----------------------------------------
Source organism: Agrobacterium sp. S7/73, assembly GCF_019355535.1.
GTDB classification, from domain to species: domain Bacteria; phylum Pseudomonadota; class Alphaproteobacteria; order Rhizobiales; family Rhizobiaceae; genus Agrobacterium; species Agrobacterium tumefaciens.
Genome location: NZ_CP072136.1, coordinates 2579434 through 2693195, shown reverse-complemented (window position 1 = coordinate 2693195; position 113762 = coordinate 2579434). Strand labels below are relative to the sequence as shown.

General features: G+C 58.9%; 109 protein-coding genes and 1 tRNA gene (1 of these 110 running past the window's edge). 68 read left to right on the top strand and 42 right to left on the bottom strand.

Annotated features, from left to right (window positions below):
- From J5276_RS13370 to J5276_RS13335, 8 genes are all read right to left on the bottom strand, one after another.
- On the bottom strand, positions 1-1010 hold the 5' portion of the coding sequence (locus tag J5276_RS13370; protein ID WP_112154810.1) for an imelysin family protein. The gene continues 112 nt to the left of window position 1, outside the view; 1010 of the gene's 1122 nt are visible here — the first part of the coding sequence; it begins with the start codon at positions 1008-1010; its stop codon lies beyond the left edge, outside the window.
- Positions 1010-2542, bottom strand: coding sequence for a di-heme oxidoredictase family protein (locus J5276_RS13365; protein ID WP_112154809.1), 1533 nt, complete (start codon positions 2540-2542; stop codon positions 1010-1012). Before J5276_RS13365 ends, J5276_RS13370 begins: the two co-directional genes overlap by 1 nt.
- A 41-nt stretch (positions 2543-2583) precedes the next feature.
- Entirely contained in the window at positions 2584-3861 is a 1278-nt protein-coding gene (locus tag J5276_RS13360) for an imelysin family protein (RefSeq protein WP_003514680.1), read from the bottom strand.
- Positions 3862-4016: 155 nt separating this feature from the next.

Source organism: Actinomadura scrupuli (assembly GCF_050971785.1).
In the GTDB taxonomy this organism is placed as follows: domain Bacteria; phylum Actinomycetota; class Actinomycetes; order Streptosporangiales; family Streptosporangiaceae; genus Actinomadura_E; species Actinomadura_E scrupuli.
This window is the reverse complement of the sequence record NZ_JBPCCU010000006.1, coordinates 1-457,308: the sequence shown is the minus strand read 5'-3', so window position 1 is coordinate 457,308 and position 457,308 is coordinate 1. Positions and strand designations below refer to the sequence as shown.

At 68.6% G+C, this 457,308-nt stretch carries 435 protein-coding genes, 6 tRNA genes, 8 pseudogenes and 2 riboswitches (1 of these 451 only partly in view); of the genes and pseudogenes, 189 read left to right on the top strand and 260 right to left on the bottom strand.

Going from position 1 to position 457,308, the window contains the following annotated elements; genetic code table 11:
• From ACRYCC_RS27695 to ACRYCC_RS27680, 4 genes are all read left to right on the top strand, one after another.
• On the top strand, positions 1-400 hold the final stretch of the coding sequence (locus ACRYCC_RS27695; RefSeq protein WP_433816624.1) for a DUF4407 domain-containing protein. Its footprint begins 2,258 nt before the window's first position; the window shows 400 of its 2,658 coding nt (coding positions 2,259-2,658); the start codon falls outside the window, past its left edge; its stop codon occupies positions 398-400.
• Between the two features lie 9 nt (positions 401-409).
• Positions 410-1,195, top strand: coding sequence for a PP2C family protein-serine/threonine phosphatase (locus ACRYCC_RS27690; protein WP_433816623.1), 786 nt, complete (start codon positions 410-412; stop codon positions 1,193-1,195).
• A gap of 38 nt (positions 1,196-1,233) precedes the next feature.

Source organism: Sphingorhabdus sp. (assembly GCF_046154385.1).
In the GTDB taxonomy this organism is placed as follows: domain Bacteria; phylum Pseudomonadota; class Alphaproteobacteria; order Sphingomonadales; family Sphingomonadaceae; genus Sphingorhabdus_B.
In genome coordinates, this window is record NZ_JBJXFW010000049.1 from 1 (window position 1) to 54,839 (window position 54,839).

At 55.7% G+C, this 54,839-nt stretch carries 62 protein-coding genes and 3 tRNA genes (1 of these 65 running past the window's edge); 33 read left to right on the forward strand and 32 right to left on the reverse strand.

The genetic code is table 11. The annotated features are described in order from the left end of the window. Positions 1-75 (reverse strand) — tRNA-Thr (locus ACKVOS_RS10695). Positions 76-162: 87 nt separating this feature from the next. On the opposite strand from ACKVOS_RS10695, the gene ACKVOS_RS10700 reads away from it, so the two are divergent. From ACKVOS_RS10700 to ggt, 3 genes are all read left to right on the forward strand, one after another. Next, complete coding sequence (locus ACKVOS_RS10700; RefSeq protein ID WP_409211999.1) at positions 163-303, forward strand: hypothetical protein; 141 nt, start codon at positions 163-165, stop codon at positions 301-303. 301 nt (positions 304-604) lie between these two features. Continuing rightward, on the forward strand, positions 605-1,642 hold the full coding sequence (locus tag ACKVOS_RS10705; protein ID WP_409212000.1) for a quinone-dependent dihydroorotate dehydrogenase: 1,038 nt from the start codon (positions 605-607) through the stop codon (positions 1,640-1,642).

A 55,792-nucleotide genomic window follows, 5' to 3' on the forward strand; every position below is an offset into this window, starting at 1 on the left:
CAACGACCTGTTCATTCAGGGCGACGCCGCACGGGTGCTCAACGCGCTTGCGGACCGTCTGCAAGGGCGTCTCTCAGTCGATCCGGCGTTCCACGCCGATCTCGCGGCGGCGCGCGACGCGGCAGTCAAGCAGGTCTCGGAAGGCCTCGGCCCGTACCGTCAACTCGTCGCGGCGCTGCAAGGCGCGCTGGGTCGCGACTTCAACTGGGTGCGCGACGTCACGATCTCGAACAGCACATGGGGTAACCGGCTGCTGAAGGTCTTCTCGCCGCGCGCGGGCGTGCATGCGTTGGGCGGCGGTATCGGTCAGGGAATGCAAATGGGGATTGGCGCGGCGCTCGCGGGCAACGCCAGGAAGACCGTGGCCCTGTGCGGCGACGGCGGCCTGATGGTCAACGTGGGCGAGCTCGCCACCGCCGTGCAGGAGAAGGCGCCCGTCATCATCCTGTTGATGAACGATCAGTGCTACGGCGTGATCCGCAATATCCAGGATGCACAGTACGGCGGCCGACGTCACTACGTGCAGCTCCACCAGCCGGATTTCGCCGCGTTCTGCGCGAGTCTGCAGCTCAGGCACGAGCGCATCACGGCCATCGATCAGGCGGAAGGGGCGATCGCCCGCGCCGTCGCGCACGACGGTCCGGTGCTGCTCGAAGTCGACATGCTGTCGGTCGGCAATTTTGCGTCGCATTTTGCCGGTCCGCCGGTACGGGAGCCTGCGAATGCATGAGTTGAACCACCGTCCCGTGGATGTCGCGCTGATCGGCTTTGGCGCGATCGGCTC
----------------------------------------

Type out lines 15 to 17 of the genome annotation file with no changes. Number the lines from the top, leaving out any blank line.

At 68.6% G+C, this 457,308-nt stretch carries 435 protein-coding genes, 6 tRNA genes, 8 pseudogenes and 2 riboswitches (1 of these 451 only partly in view); of the genes and pseudogenes, 189 read left to right on the top strand and 260 right to left on the bottom strand.

Going from position 1 to position 457,308, the window contains the following annotated elements; genetic code table 11:
• From ACRYCC_RS27695 to ACRYCC_RS27680, 4 genes are all read left to right on the top strand, one after another.